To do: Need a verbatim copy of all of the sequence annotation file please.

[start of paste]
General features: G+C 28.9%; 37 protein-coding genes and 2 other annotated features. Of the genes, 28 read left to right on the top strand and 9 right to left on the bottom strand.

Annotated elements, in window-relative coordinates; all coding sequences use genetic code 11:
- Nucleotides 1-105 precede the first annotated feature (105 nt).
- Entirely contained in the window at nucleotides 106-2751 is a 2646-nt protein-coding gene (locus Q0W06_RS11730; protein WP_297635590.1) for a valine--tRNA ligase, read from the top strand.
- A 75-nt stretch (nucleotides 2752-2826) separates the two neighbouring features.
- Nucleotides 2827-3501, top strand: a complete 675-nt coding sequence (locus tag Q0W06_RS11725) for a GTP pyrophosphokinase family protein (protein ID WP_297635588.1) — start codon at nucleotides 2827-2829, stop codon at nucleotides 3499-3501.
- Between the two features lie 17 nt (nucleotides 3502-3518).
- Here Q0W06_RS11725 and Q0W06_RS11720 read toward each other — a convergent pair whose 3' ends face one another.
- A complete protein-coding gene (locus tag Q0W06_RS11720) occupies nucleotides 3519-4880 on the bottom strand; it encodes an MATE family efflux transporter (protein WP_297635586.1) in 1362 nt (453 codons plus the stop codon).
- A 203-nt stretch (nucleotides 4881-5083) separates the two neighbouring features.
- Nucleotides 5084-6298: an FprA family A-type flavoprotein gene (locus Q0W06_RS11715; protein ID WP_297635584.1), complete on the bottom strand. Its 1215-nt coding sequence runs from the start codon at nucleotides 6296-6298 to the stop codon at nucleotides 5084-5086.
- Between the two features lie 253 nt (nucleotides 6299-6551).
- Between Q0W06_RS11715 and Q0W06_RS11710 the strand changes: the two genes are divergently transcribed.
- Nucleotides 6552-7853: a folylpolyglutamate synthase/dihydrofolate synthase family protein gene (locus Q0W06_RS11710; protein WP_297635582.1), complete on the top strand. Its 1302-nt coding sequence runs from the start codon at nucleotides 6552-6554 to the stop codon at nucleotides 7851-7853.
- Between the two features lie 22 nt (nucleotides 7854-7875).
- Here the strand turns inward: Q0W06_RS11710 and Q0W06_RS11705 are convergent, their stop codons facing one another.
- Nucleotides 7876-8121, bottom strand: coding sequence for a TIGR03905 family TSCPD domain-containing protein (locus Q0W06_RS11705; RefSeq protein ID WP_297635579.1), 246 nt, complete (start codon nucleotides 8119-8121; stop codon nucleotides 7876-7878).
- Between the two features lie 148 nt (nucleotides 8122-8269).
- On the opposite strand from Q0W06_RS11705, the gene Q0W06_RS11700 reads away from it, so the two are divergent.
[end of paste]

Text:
General features: G+C 28.9%; 37 protein-coding genes and 2 other annotated features. Of the genes, 28 read left to right on the top strand and 9 right to left on the bottom strand.

Annotated elements, in window-relative coordinates; all coding sequences use genetic code 11:
- Nucleotides 1-105 precede the first annotated feature (105 nt).
- Entirely contained in the window at nucleotides 106-2751 is a 2646-nt protein-coding gene (locus Q0W06_RS11730; protein WP_297635590.1) for a valine--tRNA ligase, read from the top strand.
- A 75-nt stretch (nucleotides 2752-2826) separates the two neighbouring features.
- Nucleotides 2827-3501, top strand: a complete 675-nt coding sequence (locus tag Q0W06_RS11725) for a GTP pyrophosphokinase family protein (protein ID WP_297635588.1) — start codon at nucleotides 2827-2829, stop codon at nucleotides 3499-3501.
- Between the two features lie 17 nt (nucleotides 3502-3518).
- Here Q0W06_RS11725 and Q0W06_RS11720 read toward each other — a convergent pair whose 3' ends face one another.
- A complete protein-coding gene (locus tag Q0W06_RS11720) occupies nucleotides 3519-4880 on the bottom strand; it encodes an MATE family efflux transporter (protein WP_297635586.1) in 1362 nt (453 codons plus the stop codon).
- A 203-nt stretch (nucleotides 4881-5083) separates the two neighbouring features.
- Nucleotides 5084-6298: an FprA family A-type flavoprotein gene (locus Q0W06_RS11715; protein ID WP_297635584.1), complete on the bottom strand. Its 1215-nt coding sequence runs from the start codon at nucleotides 6296-6298 to the stop codon at nucleotides 5084-5086.
- Between the two features lie 253 nt (nucleotides 6299-6551).
- Between Q0W06_RS11715 and Q0W06_RS11710 the strand changes: the two genes are divergently transcribed.
- Nucleotides 6552-7853: a folylpolyglutamate synthase/dihydrofolate synthase family protein gene (locus Q0W06_RS11710; protein WP_297635582.1), complete on the top strand. Its 1302-nt coding sequence runs from the start codon at nucleotides 6552-6554 to the stop codon at nucleotides 7851-7853.
- Between the two features lie 22 nt (nucleotides 7854-7875).
- Here the strand turns inward: Q0W06_RS11710 and Q0W06_RS11705 are convergent, their stop codons facing one another.
- Nucleotides 7876-8121, bottom strand: coding sequence for a TIGR03905 family TSCPD domain-containing protein (locus Q0W06_RS11705; RefSeq protein ID WP_297635579.1), 246 nt, complete (start codon nucleotides 8119-8121; stop codon nucleotides 7876-7878).
- Between the two features lie 148 nt (nucleotides 8122-8269).
- On the opposite strand from Q0W06_RS11705, the gene Q0W06_RS11700 reads away from it, so the two are divergent.